The Plague of Emotivism
In 1957, the social psychologist Leon Festinger coined the term “cognitive dissonance” to describe the stress that results from holding two or more contradictory beliefs at the same time.
According to Festinger, people will attempt to alleviate the stress by either changing their minds about one of the ideas or, more commonly, convincing themselves the ideas really aren’t contradictory. The latter usually results in an incoherent mess, something a recent Barna report amply demonstrates.
The report, entitled “Reviving Evangelism,” found that virtually every practicing American Christian believes that “part of their faith means being a witness about Jesus.” Similarly, virtually all of them agree that “the best thing that could ever happen to someone is for them to know Jesus.”
This sounds like a solid foundation for “reviving evangelism,” doesn’t it? Yet, the same study found that “nearly half (47 percent) of practicing Christian millennials—churchgoers who consider religion an important part of their lives—believe that evangelism is wrong.”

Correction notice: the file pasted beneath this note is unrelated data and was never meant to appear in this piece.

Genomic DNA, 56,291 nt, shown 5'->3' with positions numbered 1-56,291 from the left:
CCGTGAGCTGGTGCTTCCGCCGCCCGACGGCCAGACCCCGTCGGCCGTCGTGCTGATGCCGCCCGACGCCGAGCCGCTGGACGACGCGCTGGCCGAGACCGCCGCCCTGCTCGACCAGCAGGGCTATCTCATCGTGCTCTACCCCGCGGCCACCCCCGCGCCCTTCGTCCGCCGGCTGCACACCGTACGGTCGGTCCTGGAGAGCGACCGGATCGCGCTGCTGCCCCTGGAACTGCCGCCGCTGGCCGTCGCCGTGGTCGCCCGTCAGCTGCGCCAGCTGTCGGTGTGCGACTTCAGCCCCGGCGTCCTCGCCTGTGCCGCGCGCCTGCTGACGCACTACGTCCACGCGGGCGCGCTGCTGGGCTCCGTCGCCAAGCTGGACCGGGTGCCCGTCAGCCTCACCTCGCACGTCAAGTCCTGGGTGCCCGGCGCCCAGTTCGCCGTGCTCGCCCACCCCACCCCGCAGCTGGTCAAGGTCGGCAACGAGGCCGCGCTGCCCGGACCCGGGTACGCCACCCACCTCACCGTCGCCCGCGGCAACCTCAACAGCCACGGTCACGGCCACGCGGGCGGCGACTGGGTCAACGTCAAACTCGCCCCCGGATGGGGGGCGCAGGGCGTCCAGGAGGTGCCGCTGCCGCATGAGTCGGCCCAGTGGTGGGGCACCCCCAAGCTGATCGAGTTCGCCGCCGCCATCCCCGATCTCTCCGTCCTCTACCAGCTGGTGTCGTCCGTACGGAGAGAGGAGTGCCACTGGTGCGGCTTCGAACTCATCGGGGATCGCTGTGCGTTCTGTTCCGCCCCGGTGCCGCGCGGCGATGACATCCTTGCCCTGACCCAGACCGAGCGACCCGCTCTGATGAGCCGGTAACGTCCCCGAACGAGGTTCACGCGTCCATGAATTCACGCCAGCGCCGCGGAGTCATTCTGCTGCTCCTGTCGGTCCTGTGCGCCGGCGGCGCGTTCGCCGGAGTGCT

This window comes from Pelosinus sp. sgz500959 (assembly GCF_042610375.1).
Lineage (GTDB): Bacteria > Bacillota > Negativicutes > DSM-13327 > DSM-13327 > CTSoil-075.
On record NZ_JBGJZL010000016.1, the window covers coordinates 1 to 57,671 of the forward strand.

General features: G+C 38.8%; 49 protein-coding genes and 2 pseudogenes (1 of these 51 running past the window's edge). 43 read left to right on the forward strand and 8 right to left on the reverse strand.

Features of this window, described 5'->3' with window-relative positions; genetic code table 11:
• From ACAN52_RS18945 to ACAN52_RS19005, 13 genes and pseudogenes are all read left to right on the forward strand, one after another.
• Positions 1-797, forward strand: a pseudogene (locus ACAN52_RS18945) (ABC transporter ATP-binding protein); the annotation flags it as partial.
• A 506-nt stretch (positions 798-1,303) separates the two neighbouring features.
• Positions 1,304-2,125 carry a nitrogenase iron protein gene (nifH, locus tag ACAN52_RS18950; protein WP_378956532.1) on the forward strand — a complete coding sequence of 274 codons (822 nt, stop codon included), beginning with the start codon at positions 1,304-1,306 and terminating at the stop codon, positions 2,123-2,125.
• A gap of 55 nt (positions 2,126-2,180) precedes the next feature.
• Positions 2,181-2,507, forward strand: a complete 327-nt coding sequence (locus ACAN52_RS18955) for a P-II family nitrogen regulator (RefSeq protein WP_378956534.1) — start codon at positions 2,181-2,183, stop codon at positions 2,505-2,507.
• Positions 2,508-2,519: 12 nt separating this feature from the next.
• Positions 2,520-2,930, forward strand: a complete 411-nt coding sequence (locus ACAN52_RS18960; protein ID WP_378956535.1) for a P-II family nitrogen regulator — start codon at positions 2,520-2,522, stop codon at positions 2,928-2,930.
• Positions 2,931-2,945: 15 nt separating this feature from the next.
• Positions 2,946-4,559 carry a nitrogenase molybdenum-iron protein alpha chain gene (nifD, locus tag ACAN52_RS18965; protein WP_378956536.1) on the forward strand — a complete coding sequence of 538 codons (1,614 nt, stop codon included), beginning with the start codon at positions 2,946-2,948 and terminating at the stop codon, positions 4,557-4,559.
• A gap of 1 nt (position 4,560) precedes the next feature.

Specifically, they believe it’s “wrong to share one’s personal beliefs with someone of a different faith in hopes they will one day share the same faith.”
If you’re wondering how one can simultaneously believe that knowing Jesus is the best thing that could happen to a person and that telling that same person about Jesus is somehow wrong, you understand what cognitive dissonance means.
Making matters even more, well, dissonant, is that the same group “is more likely than any other generation to say they are gifted at sharing their faith.” Nearly three quarters of them describe themselves that way.
At this point, it’s tempting to talk about how participation trophies and self-affirmation statements have ruined the millennials. But the problem isn’t our misguided strategies of boosting this generation’s self-esteem. The problem is theological anemia.